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SPEECH | Feb. 8, 2007

AFA Symposium

Topic: Striking the Balance-Today's War, Tomorrow's threats, Future Technology

General Cartwright: What I'd like to do, and do it relatively briefly here is talk about a few of the issues that we mutually have. 2006 was an interesting year. A lot of issues associated with where we are today as a Department of Defense and as a nation and where we're going in the future, and the foreboding that may be associated with that. At least for the few minutes that I've been in here some of that has been alluded to, but we certainly saw the launch of multiple tactical, intermediate and long range ballistic missiles during the year. We also saw that those missiles can in minutes hold neighbors near and far at risk. They can also hold those things that are on the earth and in space at risk in minutes.

That starts to tell the story of where we may be going in the future. If you couple with that either the contemplation of or the overt action of developing and testing weapons of mass destruction, you start to put together a combination that will challenge at least the mission of the United States Strategic Command, and certainly our partner, the world's greatest Air Force. We have a challenge in front of us. I'm going to try to hit a couple of wave tops on that challenge and some of the areas that are certainly in both of our portfolios. It won't be all of them, and I gather we allow you two questions, which I really like. But I'm willing to go into that in more depth as I either irritate you or humor you here for the next few minutes.

The first issue, and I'm looking at the crowd and trying to get a gauge on the demographics here, but when I was at least slightly younger there was a movie called The Graduate. In The Graduate there was one word, and that word was ""plastics"". When we went to the first Gulf War there was one word, and that word was ""precision"". As we come out of the current conflict, to me the word is ""collaboration"". The way we collaborate, the way we start to build distributed operations, netcentric operations, network enabled operations. Everybody's got their buzz word. Let me throw in transformation, too. But as we start to move forward, this is inundating the way we do business. It is having a direct affect on the way we do business.

And at the core of this activity is really the data. Access to the data, being able to discover it, getting rid of the ownership idea, getting it to the people who really need it, keeping it from being templated too early so that unintended users can also take advantage of it, because the reality here is whether you're on the ground or in the air, when you step across a line of departure or you light the burners, shit happens. You've got to be able to respond. Waiting for five to ten years is unacceptable in the world that we live in. We live in a world of Moore's Law, not the industrial construct. We've got to figure out a way to make that work.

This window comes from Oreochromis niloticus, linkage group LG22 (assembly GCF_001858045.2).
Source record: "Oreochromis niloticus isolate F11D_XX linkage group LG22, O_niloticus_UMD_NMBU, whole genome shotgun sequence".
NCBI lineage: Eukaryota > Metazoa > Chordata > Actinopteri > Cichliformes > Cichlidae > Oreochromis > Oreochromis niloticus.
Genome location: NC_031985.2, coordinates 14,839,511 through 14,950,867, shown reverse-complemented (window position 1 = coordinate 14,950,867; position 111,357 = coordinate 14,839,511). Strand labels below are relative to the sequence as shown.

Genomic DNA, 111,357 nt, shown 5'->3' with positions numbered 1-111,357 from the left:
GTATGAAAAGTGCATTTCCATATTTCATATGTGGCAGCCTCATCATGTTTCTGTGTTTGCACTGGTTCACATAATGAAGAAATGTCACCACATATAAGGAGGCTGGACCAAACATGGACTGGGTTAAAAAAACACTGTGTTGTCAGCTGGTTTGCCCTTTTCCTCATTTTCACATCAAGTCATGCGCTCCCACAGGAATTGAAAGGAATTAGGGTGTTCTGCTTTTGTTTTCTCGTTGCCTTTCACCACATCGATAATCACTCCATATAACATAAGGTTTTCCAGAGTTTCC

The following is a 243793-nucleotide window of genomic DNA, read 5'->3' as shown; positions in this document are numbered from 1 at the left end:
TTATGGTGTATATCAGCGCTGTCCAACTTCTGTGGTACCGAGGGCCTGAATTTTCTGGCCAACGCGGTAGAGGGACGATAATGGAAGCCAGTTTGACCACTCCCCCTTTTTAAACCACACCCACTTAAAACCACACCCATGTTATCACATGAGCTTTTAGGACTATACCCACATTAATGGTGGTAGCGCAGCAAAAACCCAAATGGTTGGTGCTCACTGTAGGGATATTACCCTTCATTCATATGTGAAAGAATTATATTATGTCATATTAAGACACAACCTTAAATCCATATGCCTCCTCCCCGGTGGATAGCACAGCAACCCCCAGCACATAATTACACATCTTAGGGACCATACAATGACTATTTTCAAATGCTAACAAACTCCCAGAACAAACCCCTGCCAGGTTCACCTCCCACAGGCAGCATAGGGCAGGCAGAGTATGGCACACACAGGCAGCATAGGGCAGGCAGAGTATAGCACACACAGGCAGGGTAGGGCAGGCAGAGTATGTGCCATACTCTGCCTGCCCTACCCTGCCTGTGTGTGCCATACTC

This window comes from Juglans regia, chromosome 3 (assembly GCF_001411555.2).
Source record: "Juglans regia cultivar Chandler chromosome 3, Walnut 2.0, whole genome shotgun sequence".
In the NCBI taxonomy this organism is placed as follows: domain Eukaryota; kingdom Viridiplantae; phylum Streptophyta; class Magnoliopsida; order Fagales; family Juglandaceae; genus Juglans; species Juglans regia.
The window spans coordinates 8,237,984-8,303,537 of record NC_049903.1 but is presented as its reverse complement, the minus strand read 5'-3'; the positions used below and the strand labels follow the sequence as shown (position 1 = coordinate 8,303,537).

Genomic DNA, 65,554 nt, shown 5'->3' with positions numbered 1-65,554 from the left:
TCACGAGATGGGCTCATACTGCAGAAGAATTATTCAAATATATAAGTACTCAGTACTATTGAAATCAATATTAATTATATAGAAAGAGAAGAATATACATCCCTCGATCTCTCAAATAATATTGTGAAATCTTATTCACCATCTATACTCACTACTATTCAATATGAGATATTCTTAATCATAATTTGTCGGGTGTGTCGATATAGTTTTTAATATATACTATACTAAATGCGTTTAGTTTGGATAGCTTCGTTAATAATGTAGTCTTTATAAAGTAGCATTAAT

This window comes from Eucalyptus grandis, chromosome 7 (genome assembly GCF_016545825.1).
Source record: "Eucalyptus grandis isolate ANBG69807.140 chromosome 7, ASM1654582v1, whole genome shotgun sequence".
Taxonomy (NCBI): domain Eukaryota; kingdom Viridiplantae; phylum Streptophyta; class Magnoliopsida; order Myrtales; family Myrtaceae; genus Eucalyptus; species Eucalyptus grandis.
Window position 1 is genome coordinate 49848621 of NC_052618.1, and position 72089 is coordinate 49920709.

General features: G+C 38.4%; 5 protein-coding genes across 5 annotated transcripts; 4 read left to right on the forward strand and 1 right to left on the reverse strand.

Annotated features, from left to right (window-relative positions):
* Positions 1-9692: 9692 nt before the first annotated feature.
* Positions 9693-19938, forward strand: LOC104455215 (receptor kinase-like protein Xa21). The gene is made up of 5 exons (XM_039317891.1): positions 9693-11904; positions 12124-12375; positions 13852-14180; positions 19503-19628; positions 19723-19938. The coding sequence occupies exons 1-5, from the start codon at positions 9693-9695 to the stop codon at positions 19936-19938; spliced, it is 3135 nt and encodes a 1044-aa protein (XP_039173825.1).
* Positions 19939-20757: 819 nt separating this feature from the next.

The good news here is there are a lot of bright people trying to bring to the table both acquisition reform, requirements reform, process reform, you name it. And there are an awful lot of bright 18 and 19 year olds out there that are doing the same thing every day as they get up in the morning and step across the line of departure, and thank God for them because they save our bacon every time we turn around. But we have got to figure out how to start moving this data around and how to build these organizations and integrate them without losing the culture, without losing that part of a service's ethos that makes us either in the cockpit or in the foxhole willing to die for the person that's standing next to us. We can't lose that. We cannot erase that in the name of joint, we can't erase that in the name of netcentric. It has to stay.

So whatever we do has to allow that to occur and has to allow us to capitalize on that kind of ethos. That's important, and we could erase that in a heartbeat with some idea of a technical solution for all problems. We have as a command at Strategic Command built a distributed organization along functional lines. What is absolutely essential to me is to marry up with the United States Air Force as they network together their Air Operation Centers. Without those Air Operation Centers our functionally distributed nodes have no way to connect to the fight. I've got to have that. The service is moving in that direction but without it we've got nothing to connect to. It's absolutely essential to us to be able to do that.